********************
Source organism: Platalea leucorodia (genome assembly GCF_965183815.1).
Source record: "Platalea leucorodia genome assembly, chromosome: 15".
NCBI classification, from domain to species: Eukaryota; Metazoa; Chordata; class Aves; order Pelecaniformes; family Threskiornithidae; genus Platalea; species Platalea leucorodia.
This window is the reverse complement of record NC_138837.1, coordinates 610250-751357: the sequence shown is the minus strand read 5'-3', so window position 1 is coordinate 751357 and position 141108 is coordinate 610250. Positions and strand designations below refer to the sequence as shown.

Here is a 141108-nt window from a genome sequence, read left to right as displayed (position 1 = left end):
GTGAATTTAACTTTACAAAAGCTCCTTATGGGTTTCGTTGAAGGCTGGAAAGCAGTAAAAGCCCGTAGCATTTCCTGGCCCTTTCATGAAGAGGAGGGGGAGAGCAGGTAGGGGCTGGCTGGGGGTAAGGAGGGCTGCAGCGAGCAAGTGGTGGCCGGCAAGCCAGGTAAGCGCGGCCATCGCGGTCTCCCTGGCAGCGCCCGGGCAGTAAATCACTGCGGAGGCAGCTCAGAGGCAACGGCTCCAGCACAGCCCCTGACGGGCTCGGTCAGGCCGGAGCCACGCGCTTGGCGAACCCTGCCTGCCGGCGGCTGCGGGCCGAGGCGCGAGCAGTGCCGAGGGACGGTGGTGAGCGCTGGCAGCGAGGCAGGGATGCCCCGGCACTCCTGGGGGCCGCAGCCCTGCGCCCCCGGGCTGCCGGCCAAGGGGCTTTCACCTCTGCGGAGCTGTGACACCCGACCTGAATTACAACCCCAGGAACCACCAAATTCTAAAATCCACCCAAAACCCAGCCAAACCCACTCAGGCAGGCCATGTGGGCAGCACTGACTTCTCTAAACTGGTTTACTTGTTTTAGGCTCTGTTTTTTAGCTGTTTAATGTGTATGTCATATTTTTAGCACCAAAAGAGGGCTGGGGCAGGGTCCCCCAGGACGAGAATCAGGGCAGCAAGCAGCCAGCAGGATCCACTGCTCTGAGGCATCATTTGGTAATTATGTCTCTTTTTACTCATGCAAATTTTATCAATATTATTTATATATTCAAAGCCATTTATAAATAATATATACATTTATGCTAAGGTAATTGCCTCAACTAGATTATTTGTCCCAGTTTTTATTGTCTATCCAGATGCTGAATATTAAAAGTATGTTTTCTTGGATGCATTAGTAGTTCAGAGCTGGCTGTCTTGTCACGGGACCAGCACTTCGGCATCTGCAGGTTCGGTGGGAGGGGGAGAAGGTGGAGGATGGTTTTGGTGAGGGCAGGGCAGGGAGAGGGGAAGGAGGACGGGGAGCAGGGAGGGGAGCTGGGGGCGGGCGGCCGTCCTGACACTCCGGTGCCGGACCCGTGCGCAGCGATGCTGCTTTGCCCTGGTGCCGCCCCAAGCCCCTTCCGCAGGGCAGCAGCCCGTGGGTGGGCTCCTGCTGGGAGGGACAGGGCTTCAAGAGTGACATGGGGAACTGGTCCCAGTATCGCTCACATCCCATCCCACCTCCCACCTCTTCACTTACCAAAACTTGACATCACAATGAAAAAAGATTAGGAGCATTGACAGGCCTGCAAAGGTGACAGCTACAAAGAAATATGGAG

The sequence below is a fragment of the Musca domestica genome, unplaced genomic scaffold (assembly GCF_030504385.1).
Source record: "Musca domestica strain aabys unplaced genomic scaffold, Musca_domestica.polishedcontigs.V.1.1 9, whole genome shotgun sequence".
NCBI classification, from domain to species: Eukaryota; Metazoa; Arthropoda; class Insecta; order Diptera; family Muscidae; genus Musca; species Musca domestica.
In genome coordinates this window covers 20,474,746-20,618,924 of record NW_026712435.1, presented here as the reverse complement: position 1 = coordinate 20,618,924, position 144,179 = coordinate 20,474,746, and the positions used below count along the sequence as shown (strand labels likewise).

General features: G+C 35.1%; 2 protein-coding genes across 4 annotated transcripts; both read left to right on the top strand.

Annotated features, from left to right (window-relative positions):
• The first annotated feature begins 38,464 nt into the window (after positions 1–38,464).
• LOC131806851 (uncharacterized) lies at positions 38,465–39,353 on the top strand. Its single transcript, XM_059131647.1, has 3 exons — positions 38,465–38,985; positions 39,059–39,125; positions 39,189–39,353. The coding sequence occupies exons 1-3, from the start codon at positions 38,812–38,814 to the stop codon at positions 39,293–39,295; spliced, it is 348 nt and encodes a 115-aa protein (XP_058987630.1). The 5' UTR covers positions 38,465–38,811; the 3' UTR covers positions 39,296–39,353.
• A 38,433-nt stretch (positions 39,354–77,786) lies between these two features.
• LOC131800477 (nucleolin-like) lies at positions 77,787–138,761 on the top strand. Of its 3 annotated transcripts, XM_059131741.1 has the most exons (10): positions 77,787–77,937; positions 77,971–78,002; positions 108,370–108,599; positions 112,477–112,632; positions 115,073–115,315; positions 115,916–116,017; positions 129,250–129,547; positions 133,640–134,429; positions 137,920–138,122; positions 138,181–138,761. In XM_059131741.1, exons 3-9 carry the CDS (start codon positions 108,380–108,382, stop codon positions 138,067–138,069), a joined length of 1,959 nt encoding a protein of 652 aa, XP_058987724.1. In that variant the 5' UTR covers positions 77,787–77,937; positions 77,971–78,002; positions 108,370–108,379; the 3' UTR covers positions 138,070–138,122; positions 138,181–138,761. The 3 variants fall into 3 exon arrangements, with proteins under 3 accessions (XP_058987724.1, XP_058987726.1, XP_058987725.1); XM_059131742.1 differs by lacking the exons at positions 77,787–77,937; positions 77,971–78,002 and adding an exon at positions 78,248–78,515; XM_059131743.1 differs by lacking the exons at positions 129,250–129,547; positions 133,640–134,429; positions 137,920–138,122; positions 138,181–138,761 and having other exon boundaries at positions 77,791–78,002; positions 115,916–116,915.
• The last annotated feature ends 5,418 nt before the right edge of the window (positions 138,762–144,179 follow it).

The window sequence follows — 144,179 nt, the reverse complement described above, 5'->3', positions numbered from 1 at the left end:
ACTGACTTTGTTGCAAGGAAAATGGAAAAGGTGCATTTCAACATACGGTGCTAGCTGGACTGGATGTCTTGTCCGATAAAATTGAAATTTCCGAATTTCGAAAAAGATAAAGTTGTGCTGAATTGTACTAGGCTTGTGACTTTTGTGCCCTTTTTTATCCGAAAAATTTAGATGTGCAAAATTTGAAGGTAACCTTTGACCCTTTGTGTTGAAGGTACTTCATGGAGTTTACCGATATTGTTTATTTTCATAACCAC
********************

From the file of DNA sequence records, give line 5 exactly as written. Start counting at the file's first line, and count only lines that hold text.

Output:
Here is a 141108-nt window from a genome sequence, read left to right as displayed (position 1 = left end):